"The Tomb" is a short story by H. P. Lovecraft written in June 1917 and first published in the March 1922 issue of The Vagrant. It is the first work of fiction that Lovecraft wrote as an adult.
"The Tomb" tells of Jervas Dudley, a self-confessed day-dreamer. While still a child, he discovers the entrance to a mausoleum, belonging to the family Hyde, whose nearby family mansion had burnt down many years previously. The entrance to the mausoleum is padlocked and slightly ajar. Jervas attempts to break the padlock, but is unable. Dispirited, he takes to sleeping beside the tomb. Eventually, inspired by reading Plutarch's Lives, Dudley decides to patiently wait until it is his time to gain entrance to the tomb.
One night, several years later, Jervas falls asleep once more beside the mausoleum. He awakes suddenly in the late afternoon, and believes that a light has been latterly extinguished from inside the tomb. Taking leave, he returns to his home, where he goes directly to the attic, to a rotten chest, and therein finds the key to the tomb.
Once inside the mausoleum, Jervas discovers an empty coffin with the name of "Jervas" upon the plate. He begins, so he believes, to sleep in the empty coffin each night. He also develops a fear of thunder and fire, and is aware that he is being spied upon by one of his neighbors.
One night, against his better judgment, Jervas sets out for the tomb on an overcast night, a night threatening to storm. As he approaches the tomb, he sees the Hyde mansion restored to its former state; there is a party in progress, which he joins, abandoning his former quietude for blasphemous hedonism.
During the party, lightning strikes the mansion, and it burns. Jervas loses consciousness, having imagined himself being burnt to ashes in the blaze.
He finds himself screaming and struggling, being held by two men with his father in attendance. A small antique box is discovered, having been unearthed by the recent storm. Inside is a porcelain miniature of a man, with the initials "J.H." Jervas fancies its face to be the mirror image of his own.
He begins jabbering that he has been sleeping inside the tomb. His father, saddened by his son's mental instability, tells him that he has been watched for some time and has never gone inside the tomb, and indeed, the padlock is rusted with age. Jervas is removed to an asylum, presumed mad.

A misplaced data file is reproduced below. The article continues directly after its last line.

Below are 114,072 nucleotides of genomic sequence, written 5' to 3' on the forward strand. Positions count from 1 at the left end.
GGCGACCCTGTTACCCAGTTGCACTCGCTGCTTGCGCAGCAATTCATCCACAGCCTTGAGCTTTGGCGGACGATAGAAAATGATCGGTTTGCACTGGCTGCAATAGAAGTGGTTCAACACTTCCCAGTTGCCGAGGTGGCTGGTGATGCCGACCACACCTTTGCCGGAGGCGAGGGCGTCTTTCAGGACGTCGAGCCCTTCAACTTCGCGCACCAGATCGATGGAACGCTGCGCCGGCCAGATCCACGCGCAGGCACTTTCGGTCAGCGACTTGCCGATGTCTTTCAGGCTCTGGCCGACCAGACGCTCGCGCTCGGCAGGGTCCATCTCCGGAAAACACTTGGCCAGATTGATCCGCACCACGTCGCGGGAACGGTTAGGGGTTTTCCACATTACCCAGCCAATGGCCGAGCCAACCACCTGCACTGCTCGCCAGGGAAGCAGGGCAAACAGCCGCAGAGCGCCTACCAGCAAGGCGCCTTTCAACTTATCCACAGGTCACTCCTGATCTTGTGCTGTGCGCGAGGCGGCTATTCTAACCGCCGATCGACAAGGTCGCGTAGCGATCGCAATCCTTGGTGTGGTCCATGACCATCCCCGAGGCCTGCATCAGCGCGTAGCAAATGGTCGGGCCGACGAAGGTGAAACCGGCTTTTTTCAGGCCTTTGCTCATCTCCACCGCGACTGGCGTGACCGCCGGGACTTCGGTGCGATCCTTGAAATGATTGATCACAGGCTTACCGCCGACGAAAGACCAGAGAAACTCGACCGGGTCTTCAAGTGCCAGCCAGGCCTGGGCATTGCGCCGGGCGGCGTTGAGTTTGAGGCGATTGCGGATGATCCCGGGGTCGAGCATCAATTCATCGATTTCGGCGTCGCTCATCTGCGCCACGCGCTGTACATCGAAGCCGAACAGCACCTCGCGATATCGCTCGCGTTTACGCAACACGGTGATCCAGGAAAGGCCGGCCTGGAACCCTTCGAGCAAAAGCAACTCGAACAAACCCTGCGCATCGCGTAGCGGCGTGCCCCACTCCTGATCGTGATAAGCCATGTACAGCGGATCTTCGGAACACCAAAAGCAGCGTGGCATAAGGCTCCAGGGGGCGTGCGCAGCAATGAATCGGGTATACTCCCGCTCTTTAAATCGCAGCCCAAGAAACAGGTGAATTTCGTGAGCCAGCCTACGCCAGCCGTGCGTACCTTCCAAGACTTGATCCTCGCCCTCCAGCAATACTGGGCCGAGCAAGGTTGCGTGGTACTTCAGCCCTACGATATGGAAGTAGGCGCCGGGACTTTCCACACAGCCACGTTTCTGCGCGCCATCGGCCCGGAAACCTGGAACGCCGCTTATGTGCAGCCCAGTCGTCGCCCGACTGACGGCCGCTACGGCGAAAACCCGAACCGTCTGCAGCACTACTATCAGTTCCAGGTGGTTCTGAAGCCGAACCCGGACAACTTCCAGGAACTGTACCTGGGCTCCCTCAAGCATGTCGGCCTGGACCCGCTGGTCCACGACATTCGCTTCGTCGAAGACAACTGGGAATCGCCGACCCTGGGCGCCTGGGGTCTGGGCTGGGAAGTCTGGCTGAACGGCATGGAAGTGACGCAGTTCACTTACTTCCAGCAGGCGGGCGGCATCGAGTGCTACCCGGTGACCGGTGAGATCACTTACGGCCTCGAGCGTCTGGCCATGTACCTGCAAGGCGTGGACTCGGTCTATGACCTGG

He then asks his servant Hiram, who has remained faithful to him despite his current state, to explore the tomb – a request which Hiram fulfills. After breaking the padlock and descending with a lantern into the murky depths, Hiram returns to his master and informs him that there is, indeed, a coffin with a plate which reads "Jervas" on it. Jervas then states that he has been promised burial in that coffin when he dies.
The Tomb (2007)
HP Lovecraft's The Tomb is a 2007 United States production horror film that is supposedly based on H.P. Lovecraft's 1917 story, "The Tomb". However, many reviewers have noted that the plot of this film is completely unrelated to the Lovecraft short story.
The film in fact has no single element whatsoever in common with the short story, save for the title. The film is often compared to the 2004 movie, Saw, going as far as having that series mentioned on the box art.
The film is also known simply as The Tomb, but the title on the DVD case and onscreen is HP Lovecraft's The Tomb. The movie was directed by Ulli Lommel.
Tara (Victoria Ullmann) and Billy (Christian Behm) awake in a dark basement or warehouse, bloodied and covered with wounds. As they explore the empty surroundings, they find other wounded people who die in horrible ways at the hands of "The Puppetmaster," a sinister villain who plays a deadly game with them in which there will be only one survivor. H.P. Lovecraft is mentioned several times during the course of the film by some characters, and the 'Puppetmaster' is referred to as 'Charles Dexter Ward' and one of his victims as 'Pickman' (a reference to Lovecraft's story Pickman's Model). However these passing references to Lovecraftian characters (and a quote from one of Lovecraft's stories about going "beyond ye spheres") are largely irrelevant to the serial killer plot played out on screen.
Production of HP Lovecraft's The Tomb took place during August 2005 in Marina Del Rey, California, at a warehouse on Princeton Drive that has since been demolished. The scenes at the "Palm Desert Motel" were shot on an indoor set at the same warehouse. Exteriors were shot in the high desert near Palmdale, California.
Co-executive producer Jeff Frentzen is wearing the black gloves of the killer throughout the film.
An entire day's shooting was ruined by technical difficulties with the location audio. The scenes that had to be re-shot were all of those featuring actor Michael Barbour. The re-shot scenes, however, produced much better performances by Barbour and the other actors. The production also reuses the same sets from Zombie Nation.
Other names for this affront to gothic horror are:
- The Tomb - Condemned to Agony
- H.P. Lovecraft's Dreams of the Witch-house
- HP Lovecraft's The Tomb
Why not Dreams of the Witch-house? This film has about as much in common with that story as it does with The Tomb.
Richard J. Ivankovic or DrFaustusAU as he's known on deviantART has been busy with his latest creation: H.P. Lovecraft's The Tomb (For Beginning Readers), a 60-page masterpiece that will surely be the choice reading material for today's Lovecraftian youth.
Take a look at the gallery at Neatorama for some pages, then head on over to his deviantART page for more:
- The Tomb (Short Story) – Wikipedia
- The Tomb – IMDB
- The Tomb (Film) – Wikipedia
- H.P. Lovecraft's The Tomb (For Beginning Readers) – Neatorama
Images for the short story found via Google Image Search
Images for the film via screen grabs of the trailer.